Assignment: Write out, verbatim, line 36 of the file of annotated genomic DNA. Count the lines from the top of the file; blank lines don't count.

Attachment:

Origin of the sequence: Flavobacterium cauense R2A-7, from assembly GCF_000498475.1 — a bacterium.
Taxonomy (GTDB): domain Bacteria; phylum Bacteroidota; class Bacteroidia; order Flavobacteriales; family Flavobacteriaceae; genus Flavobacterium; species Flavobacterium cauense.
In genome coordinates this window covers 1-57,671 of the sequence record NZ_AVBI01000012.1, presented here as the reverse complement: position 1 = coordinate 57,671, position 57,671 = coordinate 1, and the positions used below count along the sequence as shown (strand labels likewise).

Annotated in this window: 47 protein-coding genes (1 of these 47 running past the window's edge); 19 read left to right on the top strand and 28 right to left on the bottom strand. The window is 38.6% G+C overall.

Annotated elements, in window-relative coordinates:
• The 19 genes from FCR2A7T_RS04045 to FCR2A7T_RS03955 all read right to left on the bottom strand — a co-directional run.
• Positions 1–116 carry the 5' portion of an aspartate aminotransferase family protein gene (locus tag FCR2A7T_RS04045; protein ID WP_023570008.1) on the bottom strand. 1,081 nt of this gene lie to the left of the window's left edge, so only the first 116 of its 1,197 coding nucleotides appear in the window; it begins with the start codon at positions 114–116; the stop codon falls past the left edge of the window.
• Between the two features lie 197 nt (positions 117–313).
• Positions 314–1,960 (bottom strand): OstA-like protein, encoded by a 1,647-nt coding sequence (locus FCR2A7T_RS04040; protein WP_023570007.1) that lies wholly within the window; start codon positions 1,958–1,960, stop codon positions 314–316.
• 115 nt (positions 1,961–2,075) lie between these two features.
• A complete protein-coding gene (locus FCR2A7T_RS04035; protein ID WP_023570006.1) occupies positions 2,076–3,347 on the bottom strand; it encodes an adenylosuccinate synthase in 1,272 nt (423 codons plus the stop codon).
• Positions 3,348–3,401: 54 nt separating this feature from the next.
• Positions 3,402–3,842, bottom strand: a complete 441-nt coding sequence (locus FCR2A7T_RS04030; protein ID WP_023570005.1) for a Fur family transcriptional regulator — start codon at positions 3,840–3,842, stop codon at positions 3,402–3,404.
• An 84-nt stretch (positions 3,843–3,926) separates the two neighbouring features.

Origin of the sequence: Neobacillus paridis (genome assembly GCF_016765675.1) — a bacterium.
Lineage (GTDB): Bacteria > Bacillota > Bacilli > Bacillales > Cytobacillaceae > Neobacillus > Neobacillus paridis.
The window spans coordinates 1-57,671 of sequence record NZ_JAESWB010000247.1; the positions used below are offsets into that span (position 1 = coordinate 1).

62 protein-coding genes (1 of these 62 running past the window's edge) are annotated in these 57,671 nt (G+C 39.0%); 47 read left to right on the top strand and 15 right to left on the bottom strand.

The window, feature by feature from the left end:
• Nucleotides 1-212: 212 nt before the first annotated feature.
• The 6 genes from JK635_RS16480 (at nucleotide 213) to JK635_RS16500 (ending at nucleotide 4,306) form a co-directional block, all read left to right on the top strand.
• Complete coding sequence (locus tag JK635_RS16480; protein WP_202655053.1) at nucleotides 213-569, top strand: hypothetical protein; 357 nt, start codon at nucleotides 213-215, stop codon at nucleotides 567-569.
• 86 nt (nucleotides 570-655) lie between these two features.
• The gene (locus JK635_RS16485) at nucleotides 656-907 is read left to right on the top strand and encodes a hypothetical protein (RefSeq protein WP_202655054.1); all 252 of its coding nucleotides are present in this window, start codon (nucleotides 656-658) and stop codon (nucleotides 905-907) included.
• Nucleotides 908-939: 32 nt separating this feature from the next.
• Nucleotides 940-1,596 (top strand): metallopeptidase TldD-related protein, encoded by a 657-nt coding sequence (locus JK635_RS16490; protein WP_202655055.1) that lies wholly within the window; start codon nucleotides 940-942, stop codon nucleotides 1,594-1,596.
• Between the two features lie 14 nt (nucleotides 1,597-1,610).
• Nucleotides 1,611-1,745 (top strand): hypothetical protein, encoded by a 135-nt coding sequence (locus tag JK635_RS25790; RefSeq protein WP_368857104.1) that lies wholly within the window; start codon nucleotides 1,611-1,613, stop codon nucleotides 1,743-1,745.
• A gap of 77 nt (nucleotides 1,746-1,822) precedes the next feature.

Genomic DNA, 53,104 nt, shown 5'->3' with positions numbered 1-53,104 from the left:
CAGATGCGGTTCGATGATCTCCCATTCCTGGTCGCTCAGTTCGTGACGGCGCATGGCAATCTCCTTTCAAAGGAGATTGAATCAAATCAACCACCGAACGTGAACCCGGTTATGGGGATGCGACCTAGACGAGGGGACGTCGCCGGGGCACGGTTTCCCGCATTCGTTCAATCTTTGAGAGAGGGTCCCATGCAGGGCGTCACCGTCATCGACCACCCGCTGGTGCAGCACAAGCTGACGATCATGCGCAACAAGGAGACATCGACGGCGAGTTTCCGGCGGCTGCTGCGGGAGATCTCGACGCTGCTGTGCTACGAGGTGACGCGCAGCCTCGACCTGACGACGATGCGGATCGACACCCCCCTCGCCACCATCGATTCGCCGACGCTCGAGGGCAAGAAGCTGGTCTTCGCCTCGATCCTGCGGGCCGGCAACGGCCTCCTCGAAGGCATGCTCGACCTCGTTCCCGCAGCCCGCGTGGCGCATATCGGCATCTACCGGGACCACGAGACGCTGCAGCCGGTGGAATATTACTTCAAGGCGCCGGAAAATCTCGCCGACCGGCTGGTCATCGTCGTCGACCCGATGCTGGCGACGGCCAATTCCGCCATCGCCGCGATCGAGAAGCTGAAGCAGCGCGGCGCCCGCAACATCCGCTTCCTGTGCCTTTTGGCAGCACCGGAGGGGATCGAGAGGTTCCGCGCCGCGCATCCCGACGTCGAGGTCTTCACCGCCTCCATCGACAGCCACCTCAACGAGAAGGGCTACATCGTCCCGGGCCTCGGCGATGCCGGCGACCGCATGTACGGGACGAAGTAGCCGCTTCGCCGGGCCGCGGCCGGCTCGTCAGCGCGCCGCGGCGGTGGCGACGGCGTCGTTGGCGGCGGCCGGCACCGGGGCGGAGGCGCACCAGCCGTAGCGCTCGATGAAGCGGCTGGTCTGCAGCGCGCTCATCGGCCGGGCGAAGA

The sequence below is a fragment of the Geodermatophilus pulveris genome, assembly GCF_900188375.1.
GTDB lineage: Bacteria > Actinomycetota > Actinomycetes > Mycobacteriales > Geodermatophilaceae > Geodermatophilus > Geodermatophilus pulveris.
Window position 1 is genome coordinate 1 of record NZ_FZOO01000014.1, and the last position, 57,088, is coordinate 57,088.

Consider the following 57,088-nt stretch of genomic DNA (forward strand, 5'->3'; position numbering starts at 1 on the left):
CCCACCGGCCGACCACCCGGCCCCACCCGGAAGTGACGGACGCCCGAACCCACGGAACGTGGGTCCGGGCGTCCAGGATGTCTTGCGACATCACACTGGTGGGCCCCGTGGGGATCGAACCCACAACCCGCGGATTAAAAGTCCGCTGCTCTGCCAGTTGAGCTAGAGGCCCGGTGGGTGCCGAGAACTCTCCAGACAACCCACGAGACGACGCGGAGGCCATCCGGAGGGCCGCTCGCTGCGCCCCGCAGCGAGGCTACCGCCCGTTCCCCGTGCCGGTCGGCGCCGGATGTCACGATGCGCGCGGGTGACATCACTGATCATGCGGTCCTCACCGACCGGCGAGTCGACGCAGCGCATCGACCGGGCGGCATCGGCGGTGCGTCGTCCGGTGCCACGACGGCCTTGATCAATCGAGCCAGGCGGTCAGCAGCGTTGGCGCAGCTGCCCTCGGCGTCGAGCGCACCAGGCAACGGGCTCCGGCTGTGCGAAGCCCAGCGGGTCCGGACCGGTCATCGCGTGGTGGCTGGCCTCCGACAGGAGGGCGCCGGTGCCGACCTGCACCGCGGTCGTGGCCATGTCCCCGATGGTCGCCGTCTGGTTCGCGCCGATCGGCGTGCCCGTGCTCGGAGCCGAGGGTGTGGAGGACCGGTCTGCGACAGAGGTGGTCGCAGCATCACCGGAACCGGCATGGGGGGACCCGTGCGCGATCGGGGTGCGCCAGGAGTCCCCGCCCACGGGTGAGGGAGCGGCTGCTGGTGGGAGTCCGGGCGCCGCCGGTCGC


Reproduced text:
CCCACCGGCCGACCACCCGGCCCCACCCGGAAGTGACGGACGCCCGAACCCACGGAACGTGGGTCCGGGCGTCCAGGATGTCTTGCGACATCACACTGGTGGGCCCCGTGGGGATCGAACCCACAACCCGCGGATTAAAAGTCCGCTGCTCTGCCAGTTGAGCTAGAGGCCCGGTGGGTGCCGAGAACTCTCCAGACAACCCACGAGACGACGCGGAGGCCATCCGGAGGGCCGCTCGCTGCGCCCCGCAGCGAGGCTACCGCCCGTTCCCCGTGCCGGTCGGCGCCGGATGTCACGATGCGCGCGGGTGACATCACTGATCATGCGGTCCTCACCGACCGGCGAGTCGACGCAGCGCATCGACCGGGCGGCATCGGCGGTGCGTCGTCCGGTGCCACGACGGCCTTGATCAATCGAGCCAGGCGGTCAGCAGCGTTGGCGCAGCTGCCCTCGGCGTCGAGCGCACCAGGCAACGGGCTCCGGCTGTGCGAAGCCCAGCGGGTCCGGACCGGTCATCGCGTGGTGGCTGGCCTCCGACAGGAGGGCGCCGGTGCCGACCTGCACCGCGGTCGTGGCCATGTCCCCGATGGTCGCCGTCTGGTTCGCGCCGATCGGCGTGCCCGTGCTCGGAGCCGAGGGTGTGGAGGACCGGTCTGCGACAGAGGTGGTCGCAGCATCACCGGAACCGGCATGGGGGGACCCGTGCGCGATCGGGGTGCGCCAGGAGTCCCCGCCCACGGGTGAGGGAGCGGCTGCTGGTGGGAGTCCGGGCGCCGCCGGTCGC